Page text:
" Sir," says the Compositor to the Correc- 
tor of the Press, " there is no heading in the 
Copy for this Chapter. What must I do ?" 

" Leave a space for it,** the Corrector replies. 
** It is a strange sort of book ; but I dare say 
the Author has a reason for every thing that 
he says or does, and most likely you will find 
out his meaning as you set up." 

Right Mr. Corrector ! you are a judicious 
person, free from the common vice of finding 
fault with what you do not understand. My 
meaning will be explained presently. And 
having thus prologized, we will draw a line if 
you please, and begin. 



Ten measures of garrulity, says the Talmud, 
were sent down upon the earth, and the women 
took nine. 



99 



I have known in my time eight terrific 
talkers ; and five of them were of the mascu- 
line gender. 

But supposing that the Rabbis were right in 
allotting to the women a ninefold proportion of 
talkativeness, I confess that I have inherited ^ 
my mother's share. 

I am liberal of my inheritance, and the Pub-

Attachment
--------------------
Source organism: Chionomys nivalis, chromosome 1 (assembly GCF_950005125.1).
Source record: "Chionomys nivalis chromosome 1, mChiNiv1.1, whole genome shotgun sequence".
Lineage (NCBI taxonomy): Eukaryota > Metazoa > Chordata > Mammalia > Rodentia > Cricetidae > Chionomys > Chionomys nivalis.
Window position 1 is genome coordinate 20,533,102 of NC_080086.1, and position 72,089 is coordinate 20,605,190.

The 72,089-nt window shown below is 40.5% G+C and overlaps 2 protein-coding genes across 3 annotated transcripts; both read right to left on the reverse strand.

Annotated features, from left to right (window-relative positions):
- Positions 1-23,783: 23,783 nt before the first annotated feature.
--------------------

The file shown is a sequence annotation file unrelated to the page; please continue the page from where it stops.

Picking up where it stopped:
lic shall have the full benefit of it. 

And here if my gentle Public will consider to 
what profitable uses this gift might have been 
applied, the disinterestedness of my disposition 
in having thus benevolently dedicated it to their 
service, will doubtless be appreciated as it de- 
serves by their discrimination and generosity* 
Had I carried it to the pulpit, think now how I 
might have filled the seats, and raised the prices 
of a private chapel ! Had I taken it to the bar, 
think how I could have mystified a judge, and 
bamboozled a jury ! Had I displayed it in the 
senate, think how I could have talked against 
time, for the purpose of delaying a division, till 
the expected numbers could be brought toge- 
ther ; or how efficient a part I could have borne 



1 



100 



in the patriotic design of impeding the business 
of a session, prolonging and multiplying the 
debates, and worrying a minister out of his 
senses and his life. 

Diis aliter visum. — I am what I was to be, —